Shortly after he arrived home from New Zealand last February, Sam received a call from the Paralympic head coach. She said, “You’re on the team for 2012”. Sam was thrilled but he knew that the hard work had only begun. He knew that to go to London, he would have to throw the shot put 10.5 meters or more to stay on the team. And, he has.
Except for a short break, Sam has been training. He threw the shot once or twice a week and filled in with aerobic exercise. In late April, he traveled to the Olympic Training facility near San Diego for a week -long Throws Camp with the other Paralympic field athletes. The Paralympic coaches had him throwing for a couple of hours and then lifting weights for another three hours each day for most of the week. He then flew to Arizona for the Desert Challenge, May 6, where he threw the shot 10.56 Meters.
At the US Paralympic Trials in Miramar, Florida (June 17) he threw the shot put 10.58 meters, won the gold medal for his class and further cemented his place on the National Elite “A” Paralympic team . With his sights set on 10.75 Meters, he returned from Florida Saturday, June 18 and flew out again Wednesday, June 22, to Calgary, Canada. Arriving after midnight Thursday morning he tried to get in enough sleep before his first event at 3pm that afternoon. He started the Canadian meet with a personal best of 31.43 Meters in the discus, making the “B” standard. Discus is a challenge for Sam because of the tightness in his muscles but he continues to inch closer and closer to the 35 Meter “A” Standard.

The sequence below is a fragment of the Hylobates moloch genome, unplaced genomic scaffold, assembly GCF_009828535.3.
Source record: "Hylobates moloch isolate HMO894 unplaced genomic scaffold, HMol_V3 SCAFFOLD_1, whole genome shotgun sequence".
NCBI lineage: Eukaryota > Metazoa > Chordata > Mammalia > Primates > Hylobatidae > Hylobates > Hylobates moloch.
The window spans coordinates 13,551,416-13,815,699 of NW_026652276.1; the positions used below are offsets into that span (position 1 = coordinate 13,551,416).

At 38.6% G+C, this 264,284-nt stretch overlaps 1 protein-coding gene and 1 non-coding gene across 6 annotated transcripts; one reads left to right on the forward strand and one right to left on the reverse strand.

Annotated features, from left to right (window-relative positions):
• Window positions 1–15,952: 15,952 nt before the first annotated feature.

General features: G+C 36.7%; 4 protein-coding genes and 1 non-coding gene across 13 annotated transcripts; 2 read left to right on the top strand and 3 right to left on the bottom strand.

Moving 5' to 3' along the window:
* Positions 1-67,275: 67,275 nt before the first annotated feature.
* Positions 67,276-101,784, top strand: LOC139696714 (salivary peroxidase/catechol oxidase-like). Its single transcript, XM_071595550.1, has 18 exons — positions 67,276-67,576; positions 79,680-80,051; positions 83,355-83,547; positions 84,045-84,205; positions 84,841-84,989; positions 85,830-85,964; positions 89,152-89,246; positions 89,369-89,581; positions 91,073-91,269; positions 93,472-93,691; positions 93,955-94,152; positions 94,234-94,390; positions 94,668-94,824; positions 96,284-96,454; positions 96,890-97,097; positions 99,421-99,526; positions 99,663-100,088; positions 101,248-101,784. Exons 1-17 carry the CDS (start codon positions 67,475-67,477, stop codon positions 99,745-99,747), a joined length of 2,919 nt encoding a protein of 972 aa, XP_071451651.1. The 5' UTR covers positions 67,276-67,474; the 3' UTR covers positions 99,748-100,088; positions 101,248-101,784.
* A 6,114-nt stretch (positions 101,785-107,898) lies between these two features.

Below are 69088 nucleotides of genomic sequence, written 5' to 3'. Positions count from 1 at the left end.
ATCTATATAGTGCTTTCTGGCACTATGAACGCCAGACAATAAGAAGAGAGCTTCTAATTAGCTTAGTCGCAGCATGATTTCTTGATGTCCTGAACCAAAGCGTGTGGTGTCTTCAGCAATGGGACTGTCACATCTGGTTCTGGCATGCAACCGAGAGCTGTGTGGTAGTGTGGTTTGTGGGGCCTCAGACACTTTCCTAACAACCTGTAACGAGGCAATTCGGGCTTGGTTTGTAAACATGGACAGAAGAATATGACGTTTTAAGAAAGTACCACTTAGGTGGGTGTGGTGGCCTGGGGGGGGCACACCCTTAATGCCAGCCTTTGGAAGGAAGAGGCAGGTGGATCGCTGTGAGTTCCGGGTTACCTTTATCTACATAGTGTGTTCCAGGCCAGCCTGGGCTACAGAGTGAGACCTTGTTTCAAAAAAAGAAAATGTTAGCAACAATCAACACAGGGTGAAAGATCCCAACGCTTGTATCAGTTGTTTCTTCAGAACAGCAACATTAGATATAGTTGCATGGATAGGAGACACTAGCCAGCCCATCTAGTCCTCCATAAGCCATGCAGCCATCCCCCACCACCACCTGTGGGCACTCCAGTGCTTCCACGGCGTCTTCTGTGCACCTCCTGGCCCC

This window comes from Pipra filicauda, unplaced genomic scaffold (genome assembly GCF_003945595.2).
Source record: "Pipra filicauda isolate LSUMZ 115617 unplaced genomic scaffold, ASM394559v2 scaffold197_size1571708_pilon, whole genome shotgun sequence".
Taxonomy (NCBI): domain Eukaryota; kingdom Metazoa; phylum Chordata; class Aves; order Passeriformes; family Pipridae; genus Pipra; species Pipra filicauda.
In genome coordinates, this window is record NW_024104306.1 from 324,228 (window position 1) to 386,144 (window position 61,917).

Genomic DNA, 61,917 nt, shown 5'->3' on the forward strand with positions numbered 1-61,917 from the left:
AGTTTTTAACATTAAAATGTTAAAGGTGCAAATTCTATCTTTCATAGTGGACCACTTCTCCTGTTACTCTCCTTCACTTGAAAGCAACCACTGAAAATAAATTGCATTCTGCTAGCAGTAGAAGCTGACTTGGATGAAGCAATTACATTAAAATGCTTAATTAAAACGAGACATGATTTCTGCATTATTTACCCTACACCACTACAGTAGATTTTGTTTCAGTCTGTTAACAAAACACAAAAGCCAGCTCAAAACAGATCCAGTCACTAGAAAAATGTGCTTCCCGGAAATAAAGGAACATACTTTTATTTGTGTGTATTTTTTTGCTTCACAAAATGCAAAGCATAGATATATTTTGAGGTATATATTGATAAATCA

On Saturday, June 25, he threw the shot put a personal best of 10.82 Meters, setting a new US record and going beyond his 10.75 meter goal. The World Record for his class is only a little over 11 Meters, set in New Zealand in January.
On the Monday before he left for Florida, he had a strong massage to loosen him up. Tightness is Sam’s biggest hurdle. Because of his Cerebral Palsy, using his muscles tends to tighten them up, becoming counter-productive. Stretching and a massage are critical to his success.
For each competition, Sam goes through a training cycle, designed to get him to “peak” or throw his farthest at a particular point. He will rest, and then build up to an intense workout schedule about a week before a meet. He will then rest and try to get a massage immediately before a meet.
This week will be a week off from training and then he’ll start his workout cycle. He will again throw once or twice a week and continue the aerobic training. With the Revolution just around the bend, hand cycling will be a big part of this next cycle. He will also add a Water Fitness class at Los Medanos college where he is a student, starting August 12 to increase flexibility and fitness.
September and October may see Sam again on his way to Throws Camps in Chula Vista at the Olympic Training Center. In November he will travel to Guadalajara, Mexico, as part of the Paralympic Team participating in the Parapan Games. London is just a little over a year away.